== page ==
Titled “Eliminate Points, Lines and Planes,” the exhibition seeks to break stereotypes of human figures. Instead of faces or heads for his human forms, the artist used geometrical forms.
His latest works, shown seven years after his first exhibition at Arario in 2007, look edgier than his previous sculptures, which had round faces. They are a combination of geometrical forms and muscular body structures. The eyes, nose and mouth are missing from the triangular or quadrilateral heads. His works are displayed in a classic fashion: They are placed on tall plinths as if they are ancient sculptures at the British Museum or the Louvre.
|Installation view of Kim In-bai exhibition. (Arario Gallery)|
The bust, titled “Gendarloake,” takes the form of two 3-D inverted triangles which converge at the bottom.
“I expressed whatever I felt after imagining a face without eyes. I concentrated on how lines create planes and angles,” said the artist at the press preview of his exhibition on Wednesday at the newly reopened gallery.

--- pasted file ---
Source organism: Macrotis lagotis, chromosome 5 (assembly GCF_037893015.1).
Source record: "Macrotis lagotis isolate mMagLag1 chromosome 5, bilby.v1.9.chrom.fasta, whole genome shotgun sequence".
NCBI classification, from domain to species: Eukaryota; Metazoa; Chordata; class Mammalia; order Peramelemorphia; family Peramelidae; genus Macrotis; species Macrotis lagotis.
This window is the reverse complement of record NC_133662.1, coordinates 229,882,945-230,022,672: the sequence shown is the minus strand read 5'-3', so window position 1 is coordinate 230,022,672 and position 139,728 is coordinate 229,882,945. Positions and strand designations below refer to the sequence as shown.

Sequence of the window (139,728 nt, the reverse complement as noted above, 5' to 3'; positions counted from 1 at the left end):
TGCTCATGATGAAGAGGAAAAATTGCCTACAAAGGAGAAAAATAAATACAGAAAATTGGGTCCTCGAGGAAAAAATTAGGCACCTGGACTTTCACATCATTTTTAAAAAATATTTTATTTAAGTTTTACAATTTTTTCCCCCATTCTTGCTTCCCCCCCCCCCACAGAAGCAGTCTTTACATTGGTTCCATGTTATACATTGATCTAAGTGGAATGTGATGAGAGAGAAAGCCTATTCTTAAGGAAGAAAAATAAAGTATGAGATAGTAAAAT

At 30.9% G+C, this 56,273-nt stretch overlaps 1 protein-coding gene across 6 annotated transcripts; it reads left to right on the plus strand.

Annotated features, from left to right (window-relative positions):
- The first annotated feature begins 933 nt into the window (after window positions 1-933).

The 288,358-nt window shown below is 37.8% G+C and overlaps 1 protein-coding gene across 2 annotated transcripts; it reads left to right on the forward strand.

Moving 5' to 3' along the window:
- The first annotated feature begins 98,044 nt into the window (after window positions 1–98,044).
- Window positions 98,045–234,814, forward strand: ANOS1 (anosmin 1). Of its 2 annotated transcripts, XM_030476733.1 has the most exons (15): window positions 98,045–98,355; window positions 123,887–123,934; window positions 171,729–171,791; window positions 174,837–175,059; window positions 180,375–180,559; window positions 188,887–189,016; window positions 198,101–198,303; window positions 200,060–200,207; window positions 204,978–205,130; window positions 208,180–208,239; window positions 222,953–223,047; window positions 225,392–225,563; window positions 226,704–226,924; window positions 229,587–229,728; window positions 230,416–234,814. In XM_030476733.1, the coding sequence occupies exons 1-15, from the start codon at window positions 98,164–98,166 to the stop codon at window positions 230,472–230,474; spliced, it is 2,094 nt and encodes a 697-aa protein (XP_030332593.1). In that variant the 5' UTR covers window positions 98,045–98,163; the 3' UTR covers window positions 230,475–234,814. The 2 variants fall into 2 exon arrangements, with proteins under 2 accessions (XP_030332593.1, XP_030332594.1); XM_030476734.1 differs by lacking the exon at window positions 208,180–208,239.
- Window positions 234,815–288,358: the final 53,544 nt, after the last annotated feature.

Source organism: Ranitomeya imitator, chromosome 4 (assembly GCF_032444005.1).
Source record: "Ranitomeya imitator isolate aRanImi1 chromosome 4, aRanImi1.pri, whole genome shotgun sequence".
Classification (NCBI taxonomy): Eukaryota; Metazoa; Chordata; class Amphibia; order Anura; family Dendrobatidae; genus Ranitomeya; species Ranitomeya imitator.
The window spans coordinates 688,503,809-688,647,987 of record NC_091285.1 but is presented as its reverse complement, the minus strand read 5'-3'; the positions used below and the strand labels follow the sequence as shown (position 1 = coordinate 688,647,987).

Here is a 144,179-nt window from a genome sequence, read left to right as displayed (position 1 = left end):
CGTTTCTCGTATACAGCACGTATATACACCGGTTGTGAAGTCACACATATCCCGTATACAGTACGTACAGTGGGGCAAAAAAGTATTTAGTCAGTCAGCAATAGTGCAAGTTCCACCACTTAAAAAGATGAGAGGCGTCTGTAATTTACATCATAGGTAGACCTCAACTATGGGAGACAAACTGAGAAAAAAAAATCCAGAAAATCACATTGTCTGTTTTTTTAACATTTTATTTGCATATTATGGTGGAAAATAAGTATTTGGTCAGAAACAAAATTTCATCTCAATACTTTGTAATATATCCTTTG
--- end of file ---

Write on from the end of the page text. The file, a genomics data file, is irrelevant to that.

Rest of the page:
Kim said he intended to create contrasts through the presentation of his works in the two exhibition rooms.
In the basement, his sculptures have been arranged to create the ambience of an ancient Greek or Egyptian temple. A male human figure whose face is a wide triangle sits on a tall rectangular platform as if he is the ruler, and sculptures with minimal faces are displayed on both sides.
“There are two sides to it. First, the image of the figures and their arrangement intend to look intimidating and dominant. But the sculptures are quite the opposite. Their hands are cut off, replaced by round balls. They are in no position to intimidate anyone. I guess this can be seen as the denial of established systems like religion,” Kim said.
While the sculptures in the bright white room have unmistakably geometrical shapes, those in a darker room on the second floor are abstract. The ambiguous titles of the busts are taken from the artist’s first impressions of his works.
The exhibition runs until April 13 at Arario Gallery Seoul in Bukchon-ro, Jongno-gu, Seoul.
For more information, call (02) 541-5701.
By Lee Woo-young (firstname.lastname@example.org)